Theoremflsqrt 41273 A condition equivalent to the floor of a square root. (Contributed by AV, 17-Aug-2021.)
(((𝐴 ∈ ℝ ∧ 0 ≤ 𝐴) ∧ 𝐵 ∈ ℕ0) → ((⌊‘(√‘𝐴)) = 𝐵 ↔ ((𝐵↑2) ≤ 𝐴𝐴 < ((𝐵 + 1)↑2))))
 
Theoremflsqrt5 41274 The floor of the square root of a nonnegative number is 5 iff the number is between 25 and 35. (Contributed by AV, 17-Aug-2021.)
((𝑋 ∈ ℝ ∧ 0 ≤ 𝑋) → ((25 ≤ 𝑋𝑋 < 36) ↔ (⌊‘(√‘𝑋)) = 5))
 
Theorem3ndvds4 41275 3 does not divide 4. (Contributed by AV, 18-Aug-2021.)
¬ 3 ∥ 4
 
Theorem139prmALT 41276 139 is a prime number. In contrast to 139prm 15812, the proof of this theorem uses 3dvds2dec 15037 for checking the divisibility by 3. Although the proof using 3dvds2dec 15037 is longer (regarding size: 1849 characters compared with 1809 for 139prm 15812), the number of essential steps is smaller (301 compared with 327 for 139prm 15812). (Contributed by Mario Carneiro, 19-Feb-2014.) (Revised by AV, 18-Aug-2021.) (New usage is discouraged.) (Proof modification is discouraged.)
139 ∈ ℙ
 
Theorem31prm 41277 31 is a prime number. In contrast to 37prm 15809, the proof of this theorem is not based on the "blanket" prmlem2 15808, but on isprm7 15401. Although the checks for non-divisibility by the primes 7 to 23 are not needed, the proof is much longer (regarding size) than the proof of 37prm 15809 (1810 characters compared with 1213 for 37prm 15809). The number of essential steps, however, is much smaller (138 compared with 213 for 37prm 15809). (Contributed by AV, 17-Aug-2021.) (Proof modification is discouraged.)
31 ∈ ℙ
 
Theoremm5prm 41278 The fifth Mersenne number M5 = 31 is a prime number. (Contributed by AV, 17-Aug-2021.)
((2↑5) − 1) ∈ ℙ
 
Theorem2exp7 41279 Two to the seventh power is 128. (Contributed by AV, 16-Aug-2021.)
(2↑7) = 128
 
Theorem127prm 41280 127 is a prime number. (Contributed by AV, 16-Aug-2021.) (Proof shortened by AV, 16-Sep-2021.)
127 ∈ ℙ
 
Theoremm7prm 41281 The seventh Mersenne number M7 = 127 is a prime number. (Contributed by AV, 18-Aug-2021.)
((2↑7) − 1) ∈ ℙ
 
Theorem2exp11 41282 Two to the eleventh power is 2048. (Contributed by AV, 16-Aug-2021.)
(2↑11) = 2048
 
Theoremm11nprm 41283 The eleventh Mersenne number M11 = 2047 is not a prime number. (Contributed by AV, 18-Aug-2021.)
((2↑11) − 1) = (89 · 23)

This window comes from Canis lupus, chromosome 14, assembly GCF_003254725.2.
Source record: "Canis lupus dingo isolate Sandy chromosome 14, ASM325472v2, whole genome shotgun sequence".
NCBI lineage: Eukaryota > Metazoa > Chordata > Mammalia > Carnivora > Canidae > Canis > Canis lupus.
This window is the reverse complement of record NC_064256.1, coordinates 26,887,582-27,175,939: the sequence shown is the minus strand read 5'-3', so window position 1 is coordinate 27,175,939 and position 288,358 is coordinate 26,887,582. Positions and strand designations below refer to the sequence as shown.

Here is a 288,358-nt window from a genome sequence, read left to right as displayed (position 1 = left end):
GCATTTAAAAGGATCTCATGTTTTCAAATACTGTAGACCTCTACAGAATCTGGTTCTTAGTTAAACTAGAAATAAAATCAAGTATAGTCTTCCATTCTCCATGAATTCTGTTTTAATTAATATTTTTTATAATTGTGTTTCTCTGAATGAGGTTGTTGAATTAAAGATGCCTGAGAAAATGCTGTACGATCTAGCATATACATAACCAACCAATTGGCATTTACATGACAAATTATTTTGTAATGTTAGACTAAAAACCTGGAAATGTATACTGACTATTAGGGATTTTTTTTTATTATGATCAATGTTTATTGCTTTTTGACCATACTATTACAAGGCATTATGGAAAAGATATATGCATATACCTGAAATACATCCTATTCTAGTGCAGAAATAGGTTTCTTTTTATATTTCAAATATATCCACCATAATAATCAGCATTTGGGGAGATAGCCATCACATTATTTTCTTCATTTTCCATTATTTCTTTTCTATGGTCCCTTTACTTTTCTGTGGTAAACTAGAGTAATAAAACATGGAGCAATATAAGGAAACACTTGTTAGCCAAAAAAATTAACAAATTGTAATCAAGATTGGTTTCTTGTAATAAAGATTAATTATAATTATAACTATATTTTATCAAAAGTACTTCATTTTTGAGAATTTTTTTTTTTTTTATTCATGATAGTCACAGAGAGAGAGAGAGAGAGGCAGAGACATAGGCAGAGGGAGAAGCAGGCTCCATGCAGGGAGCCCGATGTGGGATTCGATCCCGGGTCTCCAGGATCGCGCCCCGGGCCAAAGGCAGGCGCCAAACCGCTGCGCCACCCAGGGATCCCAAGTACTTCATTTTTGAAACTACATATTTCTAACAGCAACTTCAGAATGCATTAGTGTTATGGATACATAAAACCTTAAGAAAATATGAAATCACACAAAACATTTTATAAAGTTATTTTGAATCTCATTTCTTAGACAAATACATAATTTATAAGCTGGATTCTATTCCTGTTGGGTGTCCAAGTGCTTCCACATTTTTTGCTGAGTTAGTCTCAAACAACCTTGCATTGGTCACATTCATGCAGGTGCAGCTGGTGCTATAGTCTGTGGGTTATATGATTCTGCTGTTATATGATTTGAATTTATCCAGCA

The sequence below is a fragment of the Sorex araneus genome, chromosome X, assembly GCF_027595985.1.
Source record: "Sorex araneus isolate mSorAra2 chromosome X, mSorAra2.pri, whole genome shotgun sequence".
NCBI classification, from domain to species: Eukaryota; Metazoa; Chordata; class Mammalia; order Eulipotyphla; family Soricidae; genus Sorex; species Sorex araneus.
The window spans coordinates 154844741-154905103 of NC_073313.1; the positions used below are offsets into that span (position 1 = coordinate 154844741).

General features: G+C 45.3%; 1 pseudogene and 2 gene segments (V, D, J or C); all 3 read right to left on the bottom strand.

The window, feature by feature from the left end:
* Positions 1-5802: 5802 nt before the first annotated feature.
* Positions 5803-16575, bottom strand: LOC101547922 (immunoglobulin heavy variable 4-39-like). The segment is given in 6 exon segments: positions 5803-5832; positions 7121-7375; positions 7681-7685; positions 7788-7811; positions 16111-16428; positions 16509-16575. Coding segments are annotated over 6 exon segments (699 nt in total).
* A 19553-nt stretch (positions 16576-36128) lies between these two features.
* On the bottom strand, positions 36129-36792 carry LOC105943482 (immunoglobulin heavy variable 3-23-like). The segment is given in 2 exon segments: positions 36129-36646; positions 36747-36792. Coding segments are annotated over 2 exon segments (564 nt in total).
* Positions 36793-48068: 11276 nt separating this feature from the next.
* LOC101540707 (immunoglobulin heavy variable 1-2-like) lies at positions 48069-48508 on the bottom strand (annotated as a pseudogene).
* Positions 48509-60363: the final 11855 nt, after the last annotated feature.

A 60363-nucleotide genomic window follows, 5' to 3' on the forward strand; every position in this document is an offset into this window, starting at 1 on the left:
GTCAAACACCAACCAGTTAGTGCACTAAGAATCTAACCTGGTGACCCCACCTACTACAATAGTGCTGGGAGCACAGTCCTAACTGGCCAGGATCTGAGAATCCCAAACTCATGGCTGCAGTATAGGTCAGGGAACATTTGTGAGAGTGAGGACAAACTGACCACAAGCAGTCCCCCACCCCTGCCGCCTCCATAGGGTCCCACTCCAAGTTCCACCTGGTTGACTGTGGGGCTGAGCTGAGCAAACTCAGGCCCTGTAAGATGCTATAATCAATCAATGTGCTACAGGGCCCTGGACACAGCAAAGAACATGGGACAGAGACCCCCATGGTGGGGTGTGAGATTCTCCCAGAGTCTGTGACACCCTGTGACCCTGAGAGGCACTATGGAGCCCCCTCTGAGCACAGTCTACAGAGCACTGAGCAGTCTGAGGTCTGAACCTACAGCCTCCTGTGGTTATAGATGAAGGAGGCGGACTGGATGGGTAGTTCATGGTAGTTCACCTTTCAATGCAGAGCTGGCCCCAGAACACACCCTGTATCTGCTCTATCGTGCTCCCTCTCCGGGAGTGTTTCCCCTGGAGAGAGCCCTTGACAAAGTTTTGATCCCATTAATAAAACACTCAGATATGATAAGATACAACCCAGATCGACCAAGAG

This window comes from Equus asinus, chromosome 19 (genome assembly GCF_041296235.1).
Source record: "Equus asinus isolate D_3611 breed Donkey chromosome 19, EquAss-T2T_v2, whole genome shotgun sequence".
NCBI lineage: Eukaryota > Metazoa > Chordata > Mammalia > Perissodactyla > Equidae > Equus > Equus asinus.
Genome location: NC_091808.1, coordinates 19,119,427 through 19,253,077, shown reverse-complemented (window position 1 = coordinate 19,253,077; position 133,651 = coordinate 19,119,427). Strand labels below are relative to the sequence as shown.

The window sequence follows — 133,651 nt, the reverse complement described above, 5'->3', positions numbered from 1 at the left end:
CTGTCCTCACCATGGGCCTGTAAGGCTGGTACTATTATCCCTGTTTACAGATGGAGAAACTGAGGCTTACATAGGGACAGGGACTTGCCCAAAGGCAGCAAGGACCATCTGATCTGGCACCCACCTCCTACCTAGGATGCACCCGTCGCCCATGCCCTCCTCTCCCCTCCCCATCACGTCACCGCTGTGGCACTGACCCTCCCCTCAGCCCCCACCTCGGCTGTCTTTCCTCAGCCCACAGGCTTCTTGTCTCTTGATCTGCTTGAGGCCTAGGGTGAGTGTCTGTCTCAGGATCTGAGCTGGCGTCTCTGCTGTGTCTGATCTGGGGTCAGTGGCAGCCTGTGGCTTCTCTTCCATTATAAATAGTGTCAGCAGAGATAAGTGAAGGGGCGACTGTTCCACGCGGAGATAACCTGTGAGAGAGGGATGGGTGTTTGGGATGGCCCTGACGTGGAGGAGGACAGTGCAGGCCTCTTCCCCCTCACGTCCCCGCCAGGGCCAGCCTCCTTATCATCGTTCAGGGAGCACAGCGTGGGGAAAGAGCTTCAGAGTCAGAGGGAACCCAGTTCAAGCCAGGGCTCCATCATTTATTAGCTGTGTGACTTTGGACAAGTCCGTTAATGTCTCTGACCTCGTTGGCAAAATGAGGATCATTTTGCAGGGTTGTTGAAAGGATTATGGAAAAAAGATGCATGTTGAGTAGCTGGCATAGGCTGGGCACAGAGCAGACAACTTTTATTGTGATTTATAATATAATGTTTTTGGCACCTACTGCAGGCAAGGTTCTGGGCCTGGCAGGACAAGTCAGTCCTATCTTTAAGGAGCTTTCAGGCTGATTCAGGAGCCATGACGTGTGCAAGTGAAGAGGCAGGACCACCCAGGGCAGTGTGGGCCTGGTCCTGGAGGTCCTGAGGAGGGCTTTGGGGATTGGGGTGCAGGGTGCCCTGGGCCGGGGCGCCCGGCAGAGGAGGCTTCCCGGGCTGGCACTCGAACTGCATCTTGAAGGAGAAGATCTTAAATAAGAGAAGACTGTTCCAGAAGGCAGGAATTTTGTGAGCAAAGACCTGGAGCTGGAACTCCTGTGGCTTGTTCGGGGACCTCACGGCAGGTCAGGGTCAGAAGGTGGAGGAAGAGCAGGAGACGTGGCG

Theoremmod42tp1mod8 41284 If a number is 3 modulo 4, twice the number plus 1 is 7 modulo 8. (Contributed by AV, 19-Aug-2021.)
((𝑁 ∈ ℤ ∧ (𝑁 mod 4) = 3) → (((2 · 𝑁) + 1) mod 8) = 7)
 
Theoremsfprmdvdsmersenne 41285 If 𝑄 is a safe prime (i.e. 𝑄 = ((2 · 𝑃) + 1) for a prime 𝑃) with 𝑄≡7 (mod 8), then 𝑄 divides the 𝑃-th Mersenne number MP. (Contributed by AV, 20-Aug-2021.)
((𝑃 ∈ ℙ ∧ (𝑄 ∈ ℙ ∧ (𝑄 mod 8) = 7 ∧ 𝑄 = ((2 · 𝑃) + 1))) → 𝑄 ∥ ((2↑𝑃) − 1))
 
Theoremsgprmdvdsmersenne 41286 If 𝑃 is a Sophie Germain prime (i.e. 𝑄 = ((2 · 𝑃) + 1) is also prime) with 𝑃≡3 (mod 4), then 𝑄 divides the 𝑃-th Mersenne number MP. (Contributed by AV, 20-Aug-2021.)
(((𝑃 ∈ ℙ ∧ (𝑃 mod 4) = 3) ∧ (𝑄 = ((2 · 𝑃) + 1) ∧ 𝑄 ∈ ℙ)) → 𝑄 ∥ ((2↑𝑃) − 1))
 
Theoremlighneallem1 41287 Lemma 1 for lighneal 41293. (Contributed by AV, 11-Aug-2021.)
((𝑃 = 2 ∧ 𝑀 ∈ ℕ ∧ 𝑁 ∈ ℕ) → ((2↑𝑁) − 1) ≠ (𝑃𝑀))
 
Theoremlighneallem2 41288 Lemma 2 for lighneal 41293. (Contributed by AV, 13-Aug-2021.)
(((𝑃 ∈ (ℙ ∖ {2}) ∧ 𝑀 ∈ ℕ ∧ 𝑁 ∈ ℕ) ∧ 2 ∥ 𝑁 ∧ ((2↑𝑁) − 1) = (𝑃𝑀)) → 𝑀 = 1)
 
Theoremlighneallem3 41289 Lemma 3 for lighneal 41293. (Contributed by AV, 11-Aug-2021.)
(((𝑃 ∈ (ℙ ∖ {2}) ∧ 𝑀 ∈ ℕ ∧ 𝑁 ∈ ℕ) ∧ (¬ 2 ∥ 𝑁 ∧ 2 ∥ 𝑀) ∧ ((2↑𝑁) − 1) = (𝑃𝑀)) → 𝑀 = 1)
 
Theoremlighneallem4a 41290 Lemma 1 for lighneallem4 41292. (Contributed by AV, 16-Aug-2021.)
((𝐴 ∈ (ℤ‘2) ∧ 𝑀 ∈ (ℤ‘3) ∧ 𝑆 = (((𝐴𝑀) + 1) / (𝐴 + 1))) → 2 ≤ 𝑆)
 
Theoremlighneallem4b 41291* Lemma 2 for lighneallem4 41292. (Contributed by AV, 16-Aug-2021.)
((𝐴 ∈ (ℤ‘2) ∧ 𝑀 ∈ (ℤ‘2) ∧ ¬ 2 ∥ 𝑀) → Σ𝑘 ∈ (0...(𝑀 − 1))((-1↑𝑘) · (𝐴𝑘)) ∈ (ℤ‘2))
 
Theoremlighneallem4 41292 Lemma 3 for lighneal 41293. (Contributed by AV, 16-Aug-2021.)
(((𝑃 ∈ (ℙ ∖ {2}) ∧ 𝑀 ∈ ℕ ∧ 𝑁 ∈ ℕ) ∧ (¬ 2 ∥ 𝑁 ∧ ¬ 2 ∥ 𝑀) ∧ ((2↑𝑁) − 1) = (𝑃𝑀)) → 𝑀 = 1)
 
Theoremlighneal 41293 If a power of a prime 𝑃 (i.e. 𝑃𝑀) is of the form 2↑𝑁 − 1, then 𝑁 must be prime and 𝑀 must be 1. Generalization of mersenne 24933 (where 𝑀 = 1 is a prerequisite). Theorem of S. Ligh and L. Neal (1974) "A note on Mersenne mumbers", Mathematics Magazine, 47:4, 231-233. (Contributed by AV, 16-Aug-2021.)
(((𝑃 ∈ ℙ ∧ 𝑀 ∈ ℕ ∧ 𝑁 ∈ ℕ) ∧ ((2↑𝑁) − 1) = (𝑃𝑀)) → (𝑀 = 1 ∧ 𝑁 ∈ ℙ))
 
20.34.7.3  Proth's theorem
 
Theoremmodexp2m1d 41294 The square of an integer which is -1 modulo a number greater than 1 is 1 modulo the same modulus. (Contributed by AV, 5-Jul-2020.)
(𝜑𝐴 ∈ ℤ)    &   (𝜑𝐸 ∈ ℝ+)    &   (𝜑 → 1 < 𝐸)    &   (𝜑 → (𝐴 mod 𝐸) = (-1 mod 𝐸))       (𝜑 → ((𝐴↑2) mod 𝐸) = 1)
 
Theoremproththdlem 41295 Lemma for proththd 41296. (Contributed by AV, 4-Jul-2020.)
(𝜑𝑁 ∈ ℕ)    &   (𝜑𝐾 ∈ ℕ)    &   (𝜑𝑃 = ((𝐾 · (2↑𝑁)) + 1))       (𝜑 → (𝑃 ∈ ℕ ∧ 1 < 𝑃 ∧ ((𝑃 − 1) / 2) ∈ ℕ))
 
Theoremproththd 41296* Proth's theorem (1878). If P is a Proth number, i.e. a number of the form k2^n+1 with k less than 2^n, and if there exists an integer x for which x^((P-1)/2) is -1 modulo P, then P is prime. Such a prime is called a Proth prime. Like Pocklington's theorem (see pockthg 15591), Proth's theorem allows for a convenient method for verifying large primes. (Contributed by AV, 5-Jul-2020.)
(𝜑𝑁 ∈ ℕ)    &   (𝜑𝐾 ∈ ℕ)    &   (𝜑𝑃 = ((𝐾 · (2↑𝑁)) + 1))    &   (𝜑𝐾 < (2↑𝑁))    &   (𝜑 → ∃𝑥 ∈ ℤ ((𝑥↑((𝑃 − 1) / 2)) mod 𝑃) = (-1 mod 𝑃))       (𝜑𝑃 ∈ ℙ)
 
Theorem5tcu2e40 41297 5 times the cube of 2 is 40. (Contributed by AV, 4-Jul-2020.)
(5 · (2↑3)) = 40
 
Theorem3exp4mod41 41298 3 to the fourth power is -1 modulo 41. (Contributed by AV, 5-Jul-2020.)
((3↑4) mod 41) = (-1 mod 41)
 
Theorem41prothprmlem1 41299 Lemma 1 for 41prothprm 41301. (Contributed by AV, 4-Jul-2020.)
𝑃 = 41       ((𝑃 − 1) / 2) = 20
 
Theorem41prothprmlem2 41300 Lemma 2 for 41prothprm 41301. (Contributed by AV, 5-Jul-2020.)
𝑃 = 41       ((3↑((𝑃 − 1) / 2)) mod 𝑃) = (-1 mod 𝑃)